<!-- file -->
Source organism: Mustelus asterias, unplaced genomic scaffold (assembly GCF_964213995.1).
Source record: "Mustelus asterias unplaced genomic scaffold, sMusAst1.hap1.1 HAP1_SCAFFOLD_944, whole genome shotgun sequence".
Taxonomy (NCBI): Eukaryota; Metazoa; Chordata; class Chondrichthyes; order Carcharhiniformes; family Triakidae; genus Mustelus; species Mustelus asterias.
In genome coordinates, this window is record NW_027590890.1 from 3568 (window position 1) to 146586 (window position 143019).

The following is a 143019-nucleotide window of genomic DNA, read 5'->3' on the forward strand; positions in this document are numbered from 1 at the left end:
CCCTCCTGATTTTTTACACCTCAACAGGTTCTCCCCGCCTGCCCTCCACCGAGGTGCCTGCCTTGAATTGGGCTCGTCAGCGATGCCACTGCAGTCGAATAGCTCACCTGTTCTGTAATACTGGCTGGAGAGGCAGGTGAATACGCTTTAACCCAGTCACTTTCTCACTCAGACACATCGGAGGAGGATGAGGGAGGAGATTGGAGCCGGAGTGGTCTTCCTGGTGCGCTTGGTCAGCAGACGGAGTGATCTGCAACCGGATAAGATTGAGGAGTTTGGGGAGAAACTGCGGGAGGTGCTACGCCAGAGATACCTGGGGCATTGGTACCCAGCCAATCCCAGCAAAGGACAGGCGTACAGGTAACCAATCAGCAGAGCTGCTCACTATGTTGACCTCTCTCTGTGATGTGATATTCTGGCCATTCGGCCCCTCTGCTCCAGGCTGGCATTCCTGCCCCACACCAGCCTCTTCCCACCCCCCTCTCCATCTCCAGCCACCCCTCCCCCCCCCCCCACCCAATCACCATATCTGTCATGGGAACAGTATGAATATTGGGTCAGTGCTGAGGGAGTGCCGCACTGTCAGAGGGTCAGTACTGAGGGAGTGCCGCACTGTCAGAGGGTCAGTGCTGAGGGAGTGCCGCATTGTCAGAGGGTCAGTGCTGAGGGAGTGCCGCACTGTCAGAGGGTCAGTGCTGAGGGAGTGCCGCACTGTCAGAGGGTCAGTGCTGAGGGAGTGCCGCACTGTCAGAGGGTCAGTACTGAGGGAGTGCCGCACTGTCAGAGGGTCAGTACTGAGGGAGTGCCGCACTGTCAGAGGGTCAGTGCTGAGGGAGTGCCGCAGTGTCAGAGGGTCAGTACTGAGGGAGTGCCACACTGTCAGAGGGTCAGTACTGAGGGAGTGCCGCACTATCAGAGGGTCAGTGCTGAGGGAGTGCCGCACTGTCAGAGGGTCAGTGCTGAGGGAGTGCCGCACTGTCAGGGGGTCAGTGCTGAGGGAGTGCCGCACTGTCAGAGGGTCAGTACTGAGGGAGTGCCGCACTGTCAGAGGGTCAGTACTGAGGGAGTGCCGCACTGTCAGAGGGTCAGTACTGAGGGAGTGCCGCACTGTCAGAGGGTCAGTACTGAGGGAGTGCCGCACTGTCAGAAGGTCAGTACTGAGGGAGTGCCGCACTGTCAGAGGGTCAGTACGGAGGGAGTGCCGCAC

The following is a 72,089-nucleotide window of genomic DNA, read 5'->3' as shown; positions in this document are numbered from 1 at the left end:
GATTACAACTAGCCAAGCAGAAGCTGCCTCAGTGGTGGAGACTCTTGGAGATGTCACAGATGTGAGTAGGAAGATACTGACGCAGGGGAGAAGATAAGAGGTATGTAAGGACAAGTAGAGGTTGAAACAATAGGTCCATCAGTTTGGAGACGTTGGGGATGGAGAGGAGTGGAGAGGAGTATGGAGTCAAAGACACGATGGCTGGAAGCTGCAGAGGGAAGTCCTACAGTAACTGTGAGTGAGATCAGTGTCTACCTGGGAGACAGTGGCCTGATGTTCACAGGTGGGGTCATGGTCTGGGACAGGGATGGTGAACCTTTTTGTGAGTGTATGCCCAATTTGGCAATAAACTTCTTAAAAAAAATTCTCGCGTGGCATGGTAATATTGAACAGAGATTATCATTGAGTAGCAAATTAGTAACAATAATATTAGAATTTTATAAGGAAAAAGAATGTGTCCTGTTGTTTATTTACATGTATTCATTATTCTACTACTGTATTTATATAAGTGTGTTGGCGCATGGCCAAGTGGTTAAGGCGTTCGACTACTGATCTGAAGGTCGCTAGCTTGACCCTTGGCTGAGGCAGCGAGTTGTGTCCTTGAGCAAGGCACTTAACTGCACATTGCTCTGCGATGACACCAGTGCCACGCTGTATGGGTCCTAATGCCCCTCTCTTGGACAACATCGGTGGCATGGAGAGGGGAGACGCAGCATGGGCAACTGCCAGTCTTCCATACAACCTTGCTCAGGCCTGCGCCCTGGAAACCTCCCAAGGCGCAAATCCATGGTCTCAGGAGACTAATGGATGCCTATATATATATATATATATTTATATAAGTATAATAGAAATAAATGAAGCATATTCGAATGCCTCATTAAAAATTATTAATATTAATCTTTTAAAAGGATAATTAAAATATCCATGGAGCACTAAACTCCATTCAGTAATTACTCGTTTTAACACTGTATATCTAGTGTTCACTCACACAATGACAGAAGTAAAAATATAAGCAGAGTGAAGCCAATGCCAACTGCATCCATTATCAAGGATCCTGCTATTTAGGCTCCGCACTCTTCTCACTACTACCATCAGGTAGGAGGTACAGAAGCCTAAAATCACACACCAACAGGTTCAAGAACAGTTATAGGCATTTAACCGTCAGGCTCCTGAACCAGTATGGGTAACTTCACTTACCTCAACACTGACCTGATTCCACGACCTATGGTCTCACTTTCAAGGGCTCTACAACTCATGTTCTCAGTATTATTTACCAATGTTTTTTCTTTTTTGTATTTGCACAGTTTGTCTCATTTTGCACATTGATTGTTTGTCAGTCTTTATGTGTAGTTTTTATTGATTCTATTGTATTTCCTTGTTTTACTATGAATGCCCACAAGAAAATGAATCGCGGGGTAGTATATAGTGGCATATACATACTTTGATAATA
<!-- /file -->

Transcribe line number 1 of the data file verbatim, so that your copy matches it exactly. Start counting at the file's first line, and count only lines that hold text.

Source organism: Mustelus asterias, unplaced genomic scaffold (assembly GCF_964213995.1).